Who pays for the cleanup?
MONTE SONNENBERG Simcoe Reformer Dozens of wind turbines are going up in Haldimand County. This was the scene Wednesday on the south side of Highway 3 east of Jarvis. Some are beginning to wonder what happens when these gigantic structures reach the end of their useful life.
An estimated 14,000 giant turbines stand abandoned at former wind installations in the United States.
For a variety of reasons, the companies that put them up are not in a position to dismantle them. Some have gone bankrupt, leaving the problem for someone else to resolve.
Norfolk council was asked this week to think about that happening here.
Appearing as a deputation on behalf of her neighbours, Suzanne Andrews of Port Ryerse asked council what safeguards it has in place to ensure Norfolk isn’t left holding the bag when wind turbines within its boundaries reach the end of their useful life. She expressed similar concerns about worn-out infrastructure at solar farms.
“Where is the assurance the money will be in place?” Andrews asked. “Can you be certain anyone will take responsibility for them? The abandonment of these structures is a distinct possibility.”
The estimated life of a wind turbine is 25 years. The Green Energy Act requires companies to file decommissioning plans with their wind turbine proposals. The province, however, does not insist on a bond to back them up.
Three Ontario municipalities – Tiny Township, the Municipality of Bluewater and West Grey – have responded by imposing steep development charges on wind developers to cover such contingencies as decommissioning.
The fee per turbine in Bluewater is $434,000. The municipalities acted after receiving legal advice that the provisions of the Green Energy Act do not guarantee the removal of turbines and the remediation of affected land once an installation falls dormant.
Mayor Dennis Travale said Andrews raises some good questions.
“Thirty or 40 years ago, no one was thinking about brownfields,” the mayor said. “Now we have brownfields. How many years did the American Can sit there before we found a developer? There was no decommissioning fund for that.”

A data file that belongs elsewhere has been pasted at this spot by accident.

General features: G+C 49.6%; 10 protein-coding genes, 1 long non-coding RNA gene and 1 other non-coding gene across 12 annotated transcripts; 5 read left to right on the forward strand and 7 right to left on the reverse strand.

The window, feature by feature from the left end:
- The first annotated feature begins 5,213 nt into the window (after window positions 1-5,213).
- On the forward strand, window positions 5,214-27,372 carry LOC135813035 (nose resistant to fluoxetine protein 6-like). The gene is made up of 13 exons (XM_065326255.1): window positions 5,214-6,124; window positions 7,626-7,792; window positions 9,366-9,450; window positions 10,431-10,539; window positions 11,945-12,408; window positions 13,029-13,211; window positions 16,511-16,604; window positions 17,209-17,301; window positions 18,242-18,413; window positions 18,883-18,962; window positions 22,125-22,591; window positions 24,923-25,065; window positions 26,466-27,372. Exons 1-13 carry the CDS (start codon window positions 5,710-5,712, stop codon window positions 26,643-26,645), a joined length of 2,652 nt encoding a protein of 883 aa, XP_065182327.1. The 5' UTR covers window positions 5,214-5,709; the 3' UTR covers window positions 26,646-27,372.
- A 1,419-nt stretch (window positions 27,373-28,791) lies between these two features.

Council directed staff to investigate actions taken elsewhere and prepare a report on whether it is advisable for Norfolk to follow suit. There are a host of questions to answer before council considers the matter further.
Travale wants to know whether municipalities can legally intervene like this in business arrangements between green energy companies and private property owners. He suggested that distribution companies such as Hydro One may be better situated to discharge this responsibility.
Windham Coun. Jim Oliver also challenged Andrews’ assertion that it could cost as much as $400,000 to remove a turbine. He said giant metal structures like this must have some scrap value. Oliver wants specific information on the net cost of removing a turbine.
Ulrike Kucera, a spokesperson for the Canadian Wind Energy Association, says fears of abandoned turbines blighting the landscape are overblown. On Wednesday, Kucera said turbine infrastructure has a high scrap value.
“There is a considerable amount of material in a wind turbine that is salvageable and recyclable,” she said. “There is only a small amount of material in a turbine that can’t be recycled.”
There is more to decommissioning a wind turbine than meets the eye. The huge concrete base that anchors the tower can be buried many metres in the ground. Towers as tall as 80 metres can weigh as much as 162 tons. The generator itself can weigh as much as 82 tons while the rotors can span a diameter of over 100 metres.
There are also meteorological towers, transformer units, buried and overhead power lines, transformer substations and access roads with associated roadbeds to consider.
Wind turbines are a concern in Port Ryerse because the Ministry of the Environment is entertaining a proposal to locate four units in the hamlet west of Port Dover.
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